Off the back of Ed Banger and Justice Daft Punk became cool again. Daft Punk continue to be an enigma, capable of cropping up in pop records one minute (see Kanye West's 'Stronger') and creating their own art-house movie masterpiece the next (see Electroma). If you saw one artist live in 2007 it should have been Daft Punk. Sadly BlackPlastic missed them, but Alive 2007 is a testament not only to their back catalogue's quality but also their understanding of providing entertainment.

Radiohead got a bit sexy and by ramping up the temperature recorded then effectively gave away their best album in a decade.

BlackPlastic is slightly shocked to admit that if you bought one mix album this year it should probably have been Adam Freelands' Global Underground 32 on the basis that the first disc summarised the distortion heavy sound of dance music in 2007 better than anything else. If you bought two the second should have been the risk-taking experimentalism of The Glimmers' Eskimo V. If, like BlackPlastic however, you bought stacks and stacks then Hot Chip's DJ Kicks, Simian Mobile Disco's Suck My Deck, Fred Deakin's The Triptych and Kitsune Maison 4 should all have been on your list.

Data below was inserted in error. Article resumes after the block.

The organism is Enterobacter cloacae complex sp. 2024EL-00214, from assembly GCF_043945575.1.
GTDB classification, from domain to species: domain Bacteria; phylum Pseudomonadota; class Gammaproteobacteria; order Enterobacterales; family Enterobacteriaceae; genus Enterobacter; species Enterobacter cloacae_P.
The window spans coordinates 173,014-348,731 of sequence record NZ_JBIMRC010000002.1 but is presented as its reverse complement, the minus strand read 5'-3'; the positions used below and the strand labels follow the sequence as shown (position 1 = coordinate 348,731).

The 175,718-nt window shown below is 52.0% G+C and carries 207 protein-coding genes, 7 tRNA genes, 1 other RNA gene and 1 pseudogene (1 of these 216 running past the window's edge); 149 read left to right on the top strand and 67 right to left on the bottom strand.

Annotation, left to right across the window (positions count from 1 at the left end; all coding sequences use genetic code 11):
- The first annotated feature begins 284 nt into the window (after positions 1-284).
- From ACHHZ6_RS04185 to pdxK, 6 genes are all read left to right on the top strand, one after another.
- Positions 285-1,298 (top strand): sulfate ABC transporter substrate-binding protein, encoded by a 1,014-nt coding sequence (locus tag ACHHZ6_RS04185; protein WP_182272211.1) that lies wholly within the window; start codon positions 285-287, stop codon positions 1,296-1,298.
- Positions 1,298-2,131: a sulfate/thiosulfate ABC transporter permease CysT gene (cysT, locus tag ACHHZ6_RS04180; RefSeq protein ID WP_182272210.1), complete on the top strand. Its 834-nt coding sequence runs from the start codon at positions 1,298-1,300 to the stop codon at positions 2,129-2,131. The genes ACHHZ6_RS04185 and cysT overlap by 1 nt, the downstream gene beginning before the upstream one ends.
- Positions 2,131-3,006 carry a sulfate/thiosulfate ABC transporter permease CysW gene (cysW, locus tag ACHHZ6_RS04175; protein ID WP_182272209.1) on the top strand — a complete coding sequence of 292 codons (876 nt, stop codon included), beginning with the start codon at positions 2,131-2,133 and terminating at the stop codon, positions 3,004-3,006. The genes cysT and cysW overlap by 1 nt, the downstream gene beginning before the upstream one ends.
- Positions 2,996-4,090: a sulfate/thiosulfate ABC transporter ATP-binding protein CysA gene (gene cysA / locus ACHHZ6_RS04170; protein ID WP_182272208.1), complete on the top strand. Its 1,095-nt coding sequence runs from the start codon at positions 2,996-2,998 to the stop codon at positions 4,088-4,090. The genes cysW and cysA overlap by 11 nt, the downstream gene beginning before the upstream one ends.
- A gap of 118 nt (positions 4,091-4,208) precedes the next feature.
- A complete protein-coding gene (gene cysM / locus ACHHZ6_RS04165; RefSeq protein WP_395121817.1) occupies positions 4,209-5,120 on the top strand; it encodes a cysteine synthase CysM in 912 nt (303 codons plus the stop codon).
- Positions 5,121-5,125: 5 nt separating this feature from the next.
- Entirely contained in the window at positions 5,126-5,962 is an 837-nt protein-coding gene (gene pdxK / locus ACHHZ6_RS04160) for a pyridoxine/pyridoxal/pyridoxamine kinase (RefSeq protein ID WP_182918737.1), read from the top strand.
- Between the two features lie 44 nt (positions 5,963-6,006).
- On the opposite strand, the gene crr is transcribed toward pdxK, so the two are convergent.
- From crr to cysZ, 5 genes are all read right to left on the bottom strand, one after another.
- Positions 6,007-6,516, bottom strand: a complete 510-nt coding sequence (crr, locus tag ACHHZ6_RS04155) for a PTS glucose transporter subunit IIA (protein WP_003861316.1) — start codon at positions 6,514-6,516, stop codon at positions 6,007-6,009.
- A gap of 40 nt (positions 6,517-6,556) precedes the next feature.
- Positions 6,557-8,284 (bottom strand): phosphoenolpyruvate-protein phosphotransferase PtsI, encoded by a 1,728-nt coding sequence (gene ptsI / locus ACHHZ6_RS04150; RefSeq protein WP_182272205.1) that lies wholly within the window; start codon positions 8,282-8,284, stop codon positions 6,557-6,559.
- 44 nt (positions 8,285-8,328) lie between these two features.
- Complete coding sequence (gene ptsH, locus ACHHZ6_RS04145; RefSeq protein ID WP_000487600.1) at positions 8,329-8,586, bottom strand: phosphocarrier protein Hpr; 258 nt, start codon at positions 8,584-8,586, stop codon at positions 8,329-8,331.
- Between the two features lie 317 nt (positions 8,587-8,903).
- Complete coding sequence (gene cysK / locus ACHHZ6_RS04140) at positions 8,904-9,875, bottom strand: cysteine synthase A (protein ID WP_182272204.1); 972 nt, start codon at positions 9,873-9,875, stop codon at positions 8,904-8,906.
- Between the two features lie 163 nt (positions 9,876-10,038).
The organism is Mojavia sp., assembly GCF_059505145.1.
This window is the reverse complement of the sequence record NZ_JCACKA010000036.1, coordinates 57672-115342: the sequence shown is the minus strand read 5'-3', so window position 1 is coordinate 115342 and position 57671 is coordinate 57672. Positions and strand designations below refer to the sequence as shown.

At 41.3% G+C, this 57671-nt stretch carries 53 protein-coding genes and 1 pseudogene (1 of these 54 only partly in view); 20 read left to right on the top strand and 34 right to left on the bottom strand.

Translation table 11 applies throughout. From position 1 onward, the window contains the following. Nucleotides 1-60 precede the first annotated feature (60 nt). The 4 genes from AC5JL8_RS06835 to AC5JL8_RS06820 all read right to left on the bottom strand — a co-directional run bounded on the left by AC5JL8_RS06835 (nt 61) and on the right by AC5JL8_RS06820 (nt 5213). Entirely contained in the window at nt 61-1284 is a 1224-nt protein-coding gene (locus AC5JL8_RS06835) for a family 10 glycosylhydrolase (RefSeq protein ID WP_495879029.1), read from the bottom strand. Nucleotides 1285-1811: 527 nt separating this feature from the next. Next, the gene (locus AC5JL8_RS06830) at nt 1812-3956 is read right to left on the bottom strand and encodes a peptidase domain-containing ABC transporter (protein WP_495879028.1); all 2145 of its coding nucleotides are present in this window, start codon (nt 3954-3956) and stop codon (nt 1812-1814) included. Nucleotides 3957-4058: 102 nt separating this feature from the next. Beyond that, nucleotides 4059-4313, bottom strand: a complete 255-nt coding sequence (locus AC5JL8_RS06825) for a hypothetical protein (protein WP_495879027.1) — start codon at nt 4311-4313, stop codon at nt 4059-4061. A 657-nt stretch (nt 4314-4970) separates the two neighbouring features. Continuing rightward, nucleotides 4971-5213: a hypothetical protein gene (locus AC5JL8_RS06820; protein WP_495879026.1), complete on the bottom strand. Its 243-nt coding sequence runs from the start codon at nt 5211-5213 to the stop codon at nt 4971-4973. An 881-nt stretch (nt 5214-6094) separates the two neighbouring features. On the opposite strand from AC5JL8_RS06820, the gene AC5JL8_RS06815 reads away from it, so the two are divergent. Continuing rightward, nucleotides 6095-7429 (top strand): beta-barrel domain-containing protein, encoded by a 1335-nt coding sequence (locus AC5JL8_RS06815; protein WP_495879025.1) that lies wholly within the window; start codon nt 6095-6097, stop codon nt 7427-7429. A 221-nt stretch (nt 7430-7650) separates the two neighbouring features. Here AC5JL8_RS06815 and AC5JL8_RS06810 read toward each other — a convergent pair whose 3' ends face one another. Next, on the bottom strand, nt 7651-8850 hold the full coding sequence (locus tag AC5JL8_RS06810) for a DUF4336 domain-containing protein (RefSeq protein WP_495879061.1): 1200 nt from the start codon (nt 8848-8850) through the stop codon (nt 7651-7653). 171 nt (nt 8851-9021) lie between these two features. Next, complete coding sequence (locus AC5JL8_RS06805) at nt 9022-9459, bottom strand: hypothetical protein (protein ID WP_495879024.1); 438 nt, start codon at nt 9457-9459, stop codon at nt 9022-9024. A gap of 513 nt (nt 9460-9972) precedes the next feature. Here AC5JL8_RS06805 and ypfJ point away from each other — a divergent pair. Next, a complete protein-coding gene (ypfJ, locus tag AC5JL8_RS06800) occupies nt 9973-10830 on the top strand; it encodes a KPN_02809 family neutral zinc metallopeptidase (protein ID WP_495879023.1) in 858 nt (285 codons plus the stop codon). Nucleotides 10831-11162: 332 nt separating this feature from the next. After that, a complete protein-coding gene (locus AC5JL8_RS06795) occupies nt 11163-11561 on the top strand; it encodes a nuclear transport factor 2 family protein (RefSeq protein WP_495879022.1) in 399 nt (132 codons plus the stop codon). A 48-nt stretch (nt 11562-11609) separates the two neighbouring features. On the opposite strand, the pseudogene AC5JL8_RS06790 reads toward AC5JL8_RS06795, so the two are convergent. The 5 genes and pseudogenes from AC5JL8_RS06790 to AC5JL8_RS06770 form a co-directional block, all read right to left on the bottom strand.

Elsewhere Joakim created a cult classic in the form of the techno-post-punk Monsters & Silly Songs and with Asa Breed Matthew Dear created a beautiful pop album that sounded like Prince and The Postal Service without losing his artistic integrity or his detailed production sound. Bloc Party grew up with A Weekend In The City and then got down with single 'Flux' and Shy Child gave everyone tinnitus with the appropriately named Noise Won't Stop. The Battles, Architecture In Helsinki and Chromeo all made great albums.

Next year watch out for The Whip, Uffie, Foals and The Answering Machine amongst others, for they just might own it.

BP x